Haydu, Patrolman Joseph

Joseph Haydu

END OF WATCH: May 19, 1956
Cleveland Police Department

Patrolman Haydu was a ten year veteran of the Cleveland Police Department. During his youth in Pennsylvania, he knew he was destined for a career in police work. Haydu was an avid reader of detective stories, researching through advertisements what was needed to become one of the detectives he read so much about. He was a hardworking man helping to support his family by working the coal mines of Pennsylvania. His athletic skills garnered him a football scholarship, which he turned down. Haydu chose to serve his country in World War II, performing a tour of duty in the Philippines with the Navy.

Haydu knew first-hand the dangers inherent on the city streets, but he never turned away. He was instrumental in assisting a break up of a youth gang who took pleasure in looting automobiles. He was assaulted in 1952 after arresting several men for drunkenness. Officer Haydu’s heroism shone brightly in September of 1955 when he captured two robbers for separate incidents on the same day. Haydu was on traffic duty when he heard shots, saw a man running, and immediately gave chase. Haydu apprehended the man after a two-block run. Shortly thereafter, Haydu captured a man who had stolen money from an accountant of a local business.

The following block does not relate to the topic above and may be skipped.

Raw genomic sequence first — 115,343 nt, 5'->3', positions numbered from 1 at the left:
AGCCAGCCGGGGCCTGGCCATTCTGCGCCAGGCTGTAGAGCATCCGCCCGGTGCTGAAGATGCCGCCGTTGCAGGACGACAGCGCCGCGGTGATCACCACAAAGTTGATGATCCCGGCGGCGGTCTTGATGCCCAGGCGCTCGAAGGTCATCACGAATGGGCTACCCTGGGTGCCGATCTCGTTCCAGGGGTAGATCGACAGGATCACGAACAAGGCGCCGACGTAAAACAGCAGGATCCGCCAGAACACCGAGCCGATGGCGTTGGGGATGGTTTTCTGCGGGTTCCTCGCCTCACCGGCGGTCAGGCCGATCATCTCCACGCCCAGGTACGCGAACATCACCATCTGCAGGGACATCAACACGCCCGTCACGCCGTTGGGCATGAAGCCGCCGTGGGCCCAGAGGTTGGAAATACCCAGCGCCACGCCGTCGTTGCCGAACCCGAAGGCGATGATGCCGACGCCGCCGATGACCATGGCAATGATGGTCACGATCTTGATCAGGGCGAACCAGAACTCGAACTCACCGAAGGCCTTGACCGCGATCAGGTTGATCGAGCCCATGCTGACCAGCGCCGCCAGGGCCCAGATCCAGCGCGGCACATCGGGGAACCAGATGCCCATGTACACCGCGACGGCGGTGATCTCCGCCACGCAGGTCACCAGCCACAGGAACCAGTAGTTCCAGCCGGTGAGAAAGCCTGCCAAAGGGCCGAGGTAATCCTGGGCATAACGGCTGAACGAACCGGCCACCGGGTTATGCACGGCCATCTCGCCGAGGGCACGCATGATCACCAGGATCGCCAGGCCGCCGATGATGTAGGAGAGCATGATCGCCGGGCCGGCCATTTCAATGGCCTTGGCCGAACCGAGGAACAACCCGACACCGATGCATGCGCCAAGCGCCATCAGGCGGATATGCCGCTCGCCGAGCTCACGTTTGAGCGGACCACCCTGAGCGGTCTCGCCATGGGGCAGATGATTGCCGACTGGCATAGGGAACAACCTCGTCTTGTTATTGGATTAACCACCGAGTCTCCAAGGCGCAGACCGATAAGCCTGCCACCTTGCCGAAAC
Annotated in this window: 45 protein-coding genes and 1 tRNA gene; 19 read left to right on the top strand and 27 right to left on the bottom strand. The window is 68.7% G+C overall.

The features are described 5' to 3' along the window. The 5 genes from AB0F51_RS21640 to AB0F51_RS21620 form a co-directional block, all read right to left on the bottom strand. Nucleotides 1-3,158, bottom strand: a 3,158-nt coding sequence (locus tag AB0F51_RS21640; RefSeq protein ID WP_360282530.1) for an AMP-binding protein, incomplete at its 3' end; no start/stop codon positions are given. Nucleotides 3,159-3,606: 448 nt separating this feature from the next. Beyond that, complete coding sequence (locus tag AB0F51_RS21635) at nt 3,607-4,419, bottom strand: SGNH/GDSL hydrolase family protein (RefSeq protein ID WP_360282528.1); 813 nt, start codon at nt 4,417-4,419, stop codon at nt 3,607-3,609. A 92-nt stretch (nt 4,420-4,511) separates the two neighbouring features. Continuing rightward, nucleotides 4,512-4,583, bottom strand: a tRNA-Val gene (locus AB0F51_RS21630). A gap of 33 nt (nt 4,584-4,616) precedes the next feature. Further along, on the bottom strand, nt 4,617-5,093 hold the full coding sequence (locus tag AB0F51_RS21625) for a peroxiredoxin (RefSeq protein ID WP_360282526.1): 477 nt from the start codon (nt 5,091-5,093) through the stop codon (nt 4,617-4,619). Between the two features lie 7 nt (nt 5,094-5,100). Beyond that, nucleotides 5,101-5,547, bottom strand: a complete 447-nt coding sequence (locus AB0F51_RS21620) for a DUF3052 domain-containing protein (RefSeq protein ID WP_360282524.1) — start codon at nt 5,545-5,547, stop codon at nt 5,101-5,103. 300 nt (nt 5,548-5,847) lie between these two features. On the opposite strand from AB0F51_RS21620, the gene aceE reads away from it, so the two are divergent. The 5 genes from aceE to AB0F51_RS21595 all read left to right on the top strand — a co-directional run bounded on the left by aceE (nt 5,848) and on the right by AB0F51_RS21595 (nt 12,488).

The heroic career of Officer Haydu ended on Saturday, May 19, 1956, at the hands of Frank Williams. Williams held a clerk of Kresge’s Department Store at gunpoint and demanded money. The clerk yelled out the store’s designated code for a hold-up which alerted the store’s security guard. Officer Haydu, noticing the situation in progress, gave chase. Catching up to Williams, Haydu attempted to wrestle the gun from Williams when he was fatally shot.

Joseph Haydu was survived by his estranged wife Lois, two daughters Joan and Stephanie. Officer Haydu was buried with full military honors at Holy Cross Cemetery.

Joseph Haydu’s name is inscribed on the National Law Enforcement Officers Memorial Wall, Washington, D.C. panel 47, west wall, line 11.

By Recruit Henry L. Jackson, Cleveland Police Academy